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Accelerated wound closure in vitro by fibroblasts from a subgroup of cleft lip/palate patients: role of transforming growth factor-α.

Beyeler J, Schnyder I, Katsaros C, Chiquet M - PLoS ONE (2014)

Bottom Line: Wound closure rate showed highly significant differences between fibroblast strains.Transforming growth factor-α mRNA was significantly up-regulated in the "fast" group. 5 ng/ml transforming growth factor-α added to the culture medium increased the wound closure rate of cleft lip/palate strains from the "intermediate" migratory group to the level of the "fast", but had no effect on the latter group.Conversely, antibody to transforming growth factor-α or a specific inhibitor of its receptor most effectively reduced the wound closure rate of "fast" cleft lip/palate strains.

View Article: PubMed Central - PubMed

Affiliation: Department of Orthodontics and Dentofacial Orthopedics, School of Dental Medicine, University of Bern, Bern, Switzerland.

ABSTRACT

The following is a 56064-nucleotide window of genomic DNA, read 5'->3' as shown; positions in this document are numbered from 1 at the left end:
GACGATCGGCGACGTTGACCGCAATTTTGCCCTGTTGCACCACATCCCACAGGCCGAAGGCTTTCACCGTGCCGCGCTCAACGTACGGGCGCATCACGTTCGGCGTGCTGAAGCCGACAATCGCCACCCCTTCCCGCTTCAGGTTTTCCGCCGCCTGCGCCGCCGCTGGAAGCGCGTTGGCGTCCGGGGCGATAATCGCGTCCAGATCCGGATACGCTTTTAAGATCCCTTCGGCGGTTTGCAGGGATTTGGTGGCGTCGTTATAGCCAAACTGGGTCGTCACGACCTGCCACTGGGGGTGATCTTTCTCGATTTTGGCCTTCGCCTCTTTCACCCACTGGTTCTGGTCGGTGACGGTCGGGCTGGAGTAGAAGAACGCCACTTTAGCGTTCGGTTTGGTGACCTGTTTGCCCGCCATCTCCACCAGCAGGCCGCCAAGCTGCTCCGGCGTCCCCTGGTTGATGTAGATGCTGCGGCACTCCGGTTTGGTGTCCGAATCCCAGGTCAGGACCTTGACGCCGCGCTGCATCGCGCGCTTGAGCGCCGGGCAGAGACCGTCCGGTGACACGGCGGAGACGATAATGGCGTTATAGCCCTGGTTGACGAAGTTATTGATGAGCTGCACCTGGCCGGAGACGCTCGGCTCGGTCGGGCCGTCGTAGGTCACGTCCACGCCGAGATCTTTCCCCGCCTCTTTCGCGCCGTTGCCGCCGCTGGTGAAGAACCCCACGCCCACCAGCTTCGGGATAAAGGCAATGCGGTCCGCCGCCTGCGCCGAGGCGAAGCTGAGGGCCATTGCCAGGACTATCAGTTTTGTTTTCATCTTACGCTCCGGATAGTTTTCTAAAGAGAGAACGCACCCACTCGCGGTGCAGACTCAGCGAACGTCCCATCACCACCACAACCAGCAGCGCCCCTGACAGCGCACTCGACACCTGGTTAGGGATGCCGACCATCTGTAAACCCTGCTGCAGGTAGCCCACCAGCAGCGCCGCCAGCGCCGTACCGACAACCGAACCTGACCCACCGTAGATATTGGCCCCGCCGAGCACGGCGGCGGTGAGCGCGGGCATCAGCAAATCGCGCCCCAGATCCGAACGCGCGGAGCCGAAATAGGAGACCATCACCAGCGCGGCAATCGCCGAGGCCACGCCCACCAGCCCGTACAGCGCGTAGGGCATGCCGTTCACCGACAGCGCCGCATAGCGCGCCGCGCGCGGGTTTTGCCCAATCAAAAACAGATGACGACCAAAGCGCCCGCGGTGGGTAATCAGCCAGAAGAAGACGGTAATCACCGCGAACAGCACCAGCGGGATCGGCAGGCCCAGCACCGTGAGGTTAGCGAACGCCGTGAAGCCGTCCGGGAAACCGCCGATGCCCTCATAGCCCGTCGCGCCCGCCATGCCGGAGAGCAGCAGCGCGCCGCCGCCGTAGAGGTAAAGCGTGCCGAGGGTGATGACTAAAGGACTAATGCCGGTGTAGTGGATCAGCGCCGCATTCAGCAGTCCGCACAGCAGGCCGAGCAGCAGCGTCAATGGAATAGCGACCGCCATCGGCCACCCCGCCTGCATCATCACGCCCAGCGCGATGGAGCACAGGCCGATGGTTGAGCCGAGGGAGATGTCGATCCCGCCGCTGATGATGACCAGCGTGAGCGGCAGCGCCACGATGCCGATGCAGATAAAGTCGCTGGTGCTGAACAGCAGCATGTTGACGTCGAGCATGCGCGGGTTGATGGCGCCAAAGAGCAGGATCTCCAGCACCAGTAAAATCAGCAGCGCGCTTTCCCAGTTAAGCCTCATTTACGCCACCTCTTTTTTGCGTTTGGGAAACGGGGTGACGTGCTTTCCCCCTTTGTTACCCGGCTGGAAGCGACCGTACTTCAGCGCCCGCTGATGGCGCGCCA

In a fraction of patients surgically treated for cleft lip/palate, excessive scarring disturbs maxillary growth and dento-alveolar development. Since certain genes are involved in craniofacial morphogenesis as well as tissue repair, a primary defect causing cleft lip/palate could lead to altered wound healing. We performed in vitro wound healing assays with primary lip fibroblasts from 16 cleft lip/palate patients. Nine foreskin fibroblast strains were included for comparison. Cells were grown to confluency and scratch wounds were applied; wound closure was monitored morphometrically over time. Wound closure rate showed highly significant differences between fibroblast strains. Statistically, fibroblast strains from the 25 individuals could be divided into three migratory groups, namely "fast", "intermediate", and "slow". Most cleft lip/palate fibroblasts were distributed between the "fast" (5 strains) and the "intermediate" group (10 strains). These phenotypes were stable over different cell passages from the same individual. Expression of genes involved in cleft lip/palate and wound repair was determined by quantitative PCR. Transforming growth factor-α mRNA was significantly up-regulated in the "fast" group. 5 ng/ml transforming growth factor-α added to the culture medium increased the wound closure rate of cleft lip/palate strains from the "intermediate" migratory group to the level of the "fast", but had no effect on the latter group. Conversely, antibody to transforming growth factor-α or a specific inhibitor of its receptor most effectively reduced the wound closure rate of "fast" cleft lip/palate strains. Thus, fibroblasts from a distinct subgroup of cleft lip/palate patients exhibit an increased migration rate into wounds in vitro, which is linked to higher transforming growth factor-α expression and attenuated by interfering with its signaling.